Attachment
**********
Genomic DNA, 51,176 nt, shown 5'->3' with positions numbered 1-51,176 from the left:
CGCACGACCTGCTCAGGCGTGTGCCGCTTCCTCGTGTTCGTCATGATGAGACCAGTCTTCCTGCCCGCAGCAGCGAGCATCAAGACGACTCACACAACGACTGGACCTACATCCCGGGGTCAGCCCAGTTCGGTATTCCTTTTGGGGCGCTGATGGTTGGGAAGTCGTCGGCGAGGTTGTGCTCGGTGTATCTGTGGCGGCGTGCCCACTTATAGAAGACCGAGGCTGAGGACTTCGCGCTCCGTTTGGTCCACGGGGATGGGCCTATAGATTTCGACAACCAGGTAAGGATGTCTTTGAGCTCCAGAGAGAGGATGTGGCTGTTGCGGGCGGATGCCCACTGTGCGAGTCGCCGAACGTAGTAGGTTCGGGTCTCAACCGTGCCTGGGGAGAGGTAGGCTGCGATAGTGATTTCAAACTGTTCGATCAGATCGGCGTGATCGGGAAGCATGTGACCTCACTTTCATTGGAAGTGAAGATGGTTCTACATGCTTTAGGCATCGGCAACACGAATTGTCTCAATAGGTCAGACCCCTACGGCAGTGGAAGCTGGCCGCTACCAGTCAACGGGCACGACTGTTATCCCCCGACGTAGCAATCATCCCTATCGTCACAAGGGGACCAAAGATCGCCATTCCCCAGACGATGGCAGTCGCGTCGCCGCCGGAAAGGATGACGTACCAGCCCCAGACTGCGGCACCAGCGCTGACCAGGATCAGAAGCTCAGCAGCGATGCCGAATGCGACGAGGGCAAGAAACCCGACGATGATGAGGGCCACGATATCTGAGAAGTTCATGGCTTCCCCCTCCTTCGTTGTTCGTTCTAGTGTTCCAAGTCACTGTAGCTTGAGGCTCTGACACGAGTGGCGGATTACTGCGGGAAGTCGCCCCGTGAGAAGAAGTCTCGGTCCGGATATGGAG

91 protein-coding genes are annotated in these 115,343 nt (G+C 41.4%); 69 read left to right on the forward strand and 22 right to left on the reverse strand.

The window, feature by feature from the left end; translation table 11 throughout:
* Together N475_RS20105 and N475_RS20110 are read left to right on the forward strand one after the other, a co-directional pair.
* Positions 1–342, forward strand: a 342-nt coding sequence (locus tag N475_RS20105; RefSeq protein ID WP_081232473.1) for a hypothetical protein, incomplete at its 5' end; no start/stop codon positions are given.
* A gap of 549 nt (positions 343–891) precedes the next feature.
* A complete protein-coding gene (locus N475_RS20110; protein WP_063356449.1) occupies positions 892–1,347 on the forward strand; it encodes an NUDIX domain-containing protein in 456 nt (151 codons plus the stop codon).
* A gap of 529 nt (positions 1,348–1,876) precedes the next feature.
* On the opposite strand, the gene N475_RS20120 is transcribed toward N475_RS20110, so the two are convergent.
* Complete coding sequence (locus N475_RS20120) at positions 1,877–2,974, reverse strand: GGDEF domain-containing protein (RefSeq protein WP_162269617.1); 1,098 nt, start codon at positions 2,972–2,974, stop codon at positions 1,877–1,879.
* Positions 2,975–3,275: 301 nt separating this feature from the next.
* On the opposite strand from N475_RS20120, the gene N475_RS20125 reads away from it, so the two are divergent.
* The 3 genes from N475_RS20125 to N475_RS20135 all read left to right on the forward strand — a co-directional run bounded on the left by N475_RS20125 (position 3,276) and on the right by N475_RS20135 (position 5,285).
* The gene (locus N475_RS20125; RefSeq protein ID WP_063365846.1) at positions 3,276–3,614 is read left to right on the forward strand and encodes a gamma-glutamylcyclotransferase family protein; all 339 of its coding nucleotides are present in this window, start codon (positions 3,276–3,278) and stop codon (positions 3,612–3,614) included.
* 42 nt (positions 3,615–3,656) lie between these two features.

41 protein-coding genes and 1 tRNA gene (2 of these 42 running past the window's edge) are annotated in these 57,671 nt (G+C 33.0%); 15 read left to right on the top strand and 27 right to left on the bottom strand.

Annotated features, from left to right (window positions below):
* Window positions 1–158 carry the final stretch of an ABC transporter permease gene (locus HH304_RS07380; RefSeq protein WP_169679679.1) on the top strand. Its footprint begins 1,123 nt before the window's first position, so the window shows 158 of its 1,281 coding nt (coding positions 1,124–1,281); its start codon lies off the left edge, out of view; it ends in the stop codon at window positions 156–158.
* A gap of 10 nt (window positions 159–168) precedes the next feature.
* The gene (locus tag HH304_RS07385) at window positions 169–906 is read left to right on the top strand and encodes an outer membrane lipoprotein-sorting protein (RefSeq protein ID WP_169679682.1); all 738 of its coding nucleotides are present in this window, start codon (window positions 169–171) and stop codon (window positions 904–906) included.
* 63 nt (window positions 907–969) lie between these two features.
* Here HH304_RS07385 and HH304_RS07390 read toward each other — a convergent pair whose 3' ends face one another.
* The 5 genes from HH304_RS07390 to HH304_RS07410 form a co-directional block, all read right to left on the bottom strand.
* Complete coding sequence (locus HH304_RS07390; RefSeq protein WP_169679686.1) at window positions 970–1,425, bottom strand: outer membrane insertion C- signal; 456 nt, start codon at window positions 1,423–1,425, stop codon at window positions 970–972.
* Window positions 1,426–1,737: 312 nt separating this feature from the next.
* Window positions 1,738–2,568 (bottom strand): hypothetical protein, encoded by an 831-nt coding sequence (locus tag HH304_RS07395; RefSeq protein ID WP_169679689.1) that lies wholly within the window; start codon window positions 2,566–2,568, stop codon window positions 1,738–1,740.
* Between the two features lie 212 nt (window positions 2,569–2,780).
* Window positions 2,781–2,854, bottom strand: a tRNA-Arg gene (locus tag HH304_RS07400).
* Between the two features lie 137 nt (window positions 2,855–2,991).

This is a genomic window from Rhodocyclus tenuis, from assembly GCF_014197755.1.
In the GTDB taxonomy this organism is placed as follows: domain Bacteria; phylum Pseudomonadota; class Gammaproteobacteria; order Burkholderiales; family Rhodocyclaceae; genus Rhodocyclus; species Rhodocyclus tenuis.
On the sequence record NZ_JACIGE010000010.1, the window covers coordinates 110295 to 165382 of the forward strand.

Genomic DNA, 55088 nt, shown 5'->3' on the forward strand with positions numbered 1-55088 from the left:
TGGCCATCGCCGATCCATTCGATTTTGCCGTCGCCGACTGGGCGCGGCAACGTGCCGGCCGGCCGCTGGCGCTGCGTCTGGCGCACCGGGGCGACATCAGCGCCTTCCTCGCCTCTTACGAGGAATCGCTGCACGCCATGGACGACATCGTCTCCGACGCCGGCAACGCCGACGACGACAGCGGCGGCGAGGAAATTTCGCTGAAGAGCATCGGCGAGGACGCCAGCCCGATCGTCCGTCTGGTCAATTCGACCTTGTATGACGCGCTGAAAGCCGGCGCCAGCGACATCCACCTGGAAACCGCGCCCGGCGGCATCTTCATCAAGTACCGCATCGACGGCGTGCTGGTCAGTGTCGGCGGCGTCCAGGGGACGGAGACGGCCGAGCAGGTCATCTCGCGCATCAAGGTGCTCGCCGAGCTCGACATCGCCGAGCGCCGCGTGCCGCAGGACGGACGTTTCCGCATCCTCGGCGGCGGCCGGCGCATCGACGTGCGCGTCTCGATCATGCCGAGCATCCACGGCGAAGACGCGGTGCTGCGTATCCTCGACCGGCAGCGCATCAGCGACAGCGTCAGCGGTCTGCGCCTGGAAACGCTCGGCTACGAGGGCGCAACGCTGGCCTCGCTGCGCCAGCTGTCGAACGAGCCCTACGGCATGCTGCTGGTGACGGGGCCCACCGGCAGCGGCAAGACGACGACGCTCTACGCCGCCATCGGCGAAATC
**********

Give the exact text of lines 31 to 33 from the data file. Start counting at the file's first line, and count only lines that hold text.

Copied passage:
This is a genomic window from Rhodocyclus tenuis, from assembly GCF_014197755.1.
In the GTDB taxonomy this organism is placed as follows: domain Bacteria; phylum Pseudomonadota; class Gammaproteobacteria; order Burkholderiales; family Rhodocyclaceae; genus Rhodocyclus; species Rhodocyclus tenuis.
On the sequence record NZ_JACIGE010000010.1, the window covers coordinates 110295 to 165382 of the forward strand.